Web quests require considerable thought and planning—which is why many teachers swap them like lesson plans with other teachers via online discussion groups.
But the value of those swaps is diminished by the time and effort required to check Internet links.
Bryan T. Sweasy, an English teacher and “Web master” at the 600-student Lloyd High School in Erlanger, Ky., thought he’d hit on a great online quest that made better use of both his and his students’ time. He built a weeklong activity around a series of Web pages hosted by cnet.com, a technology publisher. Starting from Mr. Sweasy’s Web page, students would click on links to two or three pages each day, read them, and answer three questions about the topic.
“I put this together so I wouldn’t have to lecture to them for weeks about the Internet,” he said. “I felt [the information] was always going to be there.”
But, he said, “the next year I went to teach that unit and found that those pages were gone.”
Training and experience in using the World Wide Web go a long way toward making teachers appreciate its changeable nature and adopt appropriate ways of dealing with link rot, technology experts say.
“The more comfortable teachers are with technology, the more they expect links to be fleeting, and they have strategies for searching that are under their belts, so that they can replace those links,” said Carol E. Edwards, the director of programs at the NEA Foundation for the Improvement of Education, a grantmaker funded by the Washington-based National Education Association that supports programs that prepare teachers to use technology.
Teachers can learn to recognize which Web resources are “likely to stay in existence more than others,” Ms. Edwards said.
For instance, the University of Nebraska professors found that the attrition rate for Web pages in the dot-com and dot-edu domains were significantly higher than pages in the dot-org and dot-gov domains, which are from nonprofit and governmental hosts.
Ms. Luton recommends that teachers “be very judicious in the kinds of sites you point to—never point to somebody’s personal-hobby site, a student site, or on a free Web provider like Geocities,” because “they come and go very quickly.”
Furthermore, teachers need to check their links as part of routine preparation for class—and for that, they need time. Ms. Luton spends an hour or two each week checking her links.
And she always has a “Plan B” in case a crucial Web link has disappeared, a strategy that also serves her well in case of other calamities, such as when the district computer server shuts down or filtering software mistakenly blocks out educational materials.
To back up her classes’ online quests, Ms. Luton also keeps a stash of manila folders with hard copies of the Web pages students need.
Other tips come from Kathleen B. Schrock, who maintains “Kathy Schrock’s Guide for Educators,” a site she started in 1995 that has become world-famous among teachers, offering more than 2,500 links.
“I’m the queen of link rot,” she joked.
Ms. Schrock, the technology administrator for the 750-student Nauset Regional Middle School in Orleans, Mass., said links must be checked thoroughly every semester. “Assume you can identify links for a term,” she advised, “then you’ll have to go back and check those links.”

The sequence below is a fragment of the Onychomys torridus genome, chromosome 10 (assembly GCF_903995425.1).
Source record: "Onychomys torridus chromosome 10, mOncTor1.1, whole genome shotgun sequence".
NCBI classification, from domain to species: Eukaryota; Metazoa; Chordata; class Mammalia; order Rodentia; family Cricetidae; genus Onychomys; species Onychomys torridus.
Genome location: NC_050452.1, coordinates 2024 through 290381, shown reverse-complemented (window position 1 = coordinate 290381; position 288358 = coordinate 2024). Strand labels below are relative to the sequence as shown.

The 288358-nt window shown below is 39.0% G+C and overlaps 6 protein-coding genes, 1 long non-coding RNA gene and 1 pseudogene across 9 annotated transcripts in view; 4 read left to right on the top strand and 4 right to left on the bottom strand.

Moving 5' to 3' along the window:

To check her 2,500-plus links, Ms. Schrock uses link-checking software, often called content-management software.
Also, experts said support from a school technology coordinator and a library media specialist can greatly ease the burden of link checking. Those professionals sometimes have the skill to help the teacher “whack” an important site—that is, make a copy of it so the teacher can use it off-line. For ethical and legal reasons, educators said teachers should first ask the Web site’s owner for permission to make such copies.
Mr. Markham and Mr. Brooks, as well as other experts, call for government or education organizations or professional societies to start pooling resources in public digital libraries that are highly stable, so educators can depend on them.
One such effort by the Arlington, Va.-based National Science Teachers Association, for example, recruited 150 master science teachers over the past three years to spend parts of their summer collecting links for a special archive of science-related content for educators. The links selected by these so-called Web Watchers are organized in Web guides categorized by grade level and scientific topic.
The first eight Web guides will be posted online at nsta.org next month, and will be carefully maintained and gradually expanded, according to Tyson A. Brown, the manager of the program.
Educators will also benefit from a broader effort to archive the Web that is the brainchild of high-tech billionaire Brewster Kahle.
That effort, called the Internet Archive, is a vast and growing historical library of Internet sites and other cultural artifacts in digital form. It provides free access to researchers, historians, scholars, and the general public.
Teachers and others can use the historical search engine, the “Wayback Machine,” at archive.org and retrieve Web resources back to 1996 that even their creators believe have been clicked into link rot oblivion.
A version of this article appeared in the December 04, 2002 edition of Education Week as Too Often, Educators’ Online Links Lead to Nowhere